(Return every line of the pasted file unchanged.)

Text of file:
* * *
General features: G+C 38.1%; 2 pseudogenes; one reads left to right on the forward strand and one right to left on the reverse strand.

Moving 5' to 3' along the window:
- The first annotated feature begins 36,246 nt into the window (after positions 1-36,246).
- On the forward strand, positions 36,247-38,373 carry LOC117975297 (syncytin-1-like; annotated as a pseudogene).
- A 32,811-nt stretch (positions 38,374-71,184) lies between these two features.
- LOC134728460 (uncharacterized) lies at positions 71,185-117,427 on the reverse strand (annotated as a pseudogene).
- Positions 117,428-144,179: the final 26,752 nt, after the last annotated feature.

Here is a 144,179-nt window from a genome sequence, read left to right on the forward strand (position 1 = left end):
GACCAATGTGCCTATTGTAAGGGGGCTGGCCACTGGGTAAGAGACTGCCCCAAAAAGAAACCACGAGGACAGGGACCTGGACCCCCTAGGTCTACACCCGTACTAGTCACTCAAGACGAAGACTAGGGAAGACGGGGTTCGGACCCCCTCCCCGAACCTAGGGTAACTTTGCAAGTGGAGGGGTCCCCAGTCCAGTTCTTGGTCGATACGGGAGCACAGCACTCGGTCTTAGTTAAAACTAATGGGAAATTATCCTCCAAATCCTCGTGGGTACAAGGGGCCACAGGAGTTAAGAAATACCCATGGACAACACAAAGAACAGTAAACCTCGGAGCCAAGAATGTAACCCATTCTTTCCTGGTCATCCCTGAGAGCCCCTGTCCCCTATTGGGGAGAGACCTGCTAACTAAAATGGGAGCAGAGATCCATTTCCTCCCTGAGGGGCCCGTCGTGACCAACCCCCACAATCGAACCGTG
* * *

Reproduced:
General features: G+C 38.1%; 2 pseudogenes; one reads left to right on the forward strand and one right to left on the reverse strand.

Moving 5' to 3' along the window:
- The first annotated feature begins 36,246 nt into the window (after positions 1-36,246).
- On the forward strand, positions 36,247-38,373 carry LOC117975297 (syncytin-1-like; annotated as a pseudogene).
- A 32,811-nt stretch (positions 38,374-71,184) lies between these two features.
- LOC134728460 (uncharacterized) lies at positions 71,185-117,427 on the reverse strand (annotated as a pseudogene).
- Positions 117,428-144,179: the final 26,752 nt, after the last annotated feature.

Here is a 144,179-nt window from a genome sequence, read left to right on the forward strand (position 1 = left end):
GACCAATGTGCCTATTGTAAGGGGGCTGGCCACTGGGTAAGAGACTGCCCCAAAAAGAAACCACGAGGACAGGGACCTGGACCCCCTAGGTCTACACCCGTACTAGTCACTCAAGACGAAGACTAGGGAAGACGGGGTTCGGACCCCCTCCCCGAACCTAGGGTAACTTTGCAAGTGGAGGGGTCCCCAGTCCAGTTCTTGGTCGATACGGGAGCACAGCACTCGGTCTTAGTTAAAACTAATGGGAAATTATCCTCCAAATCCTCGTGGGTACAAGGGGCCACAGGAGTTAAGAAATACCCATGGACAACACAAAGAACAGTAAACCTCGGAGCCAAGAATGTAACCCATTCTTTCCTGGTCATCCCTGAGAGCCCCTGTCCCCTATTGGGGAGAGACCTGCTAACTAAAATGGGAGCAGAGATCCATTTCCTCCCTGAGGGGCCCGTCGTGACCAACCCCCACAATCGAACCGTG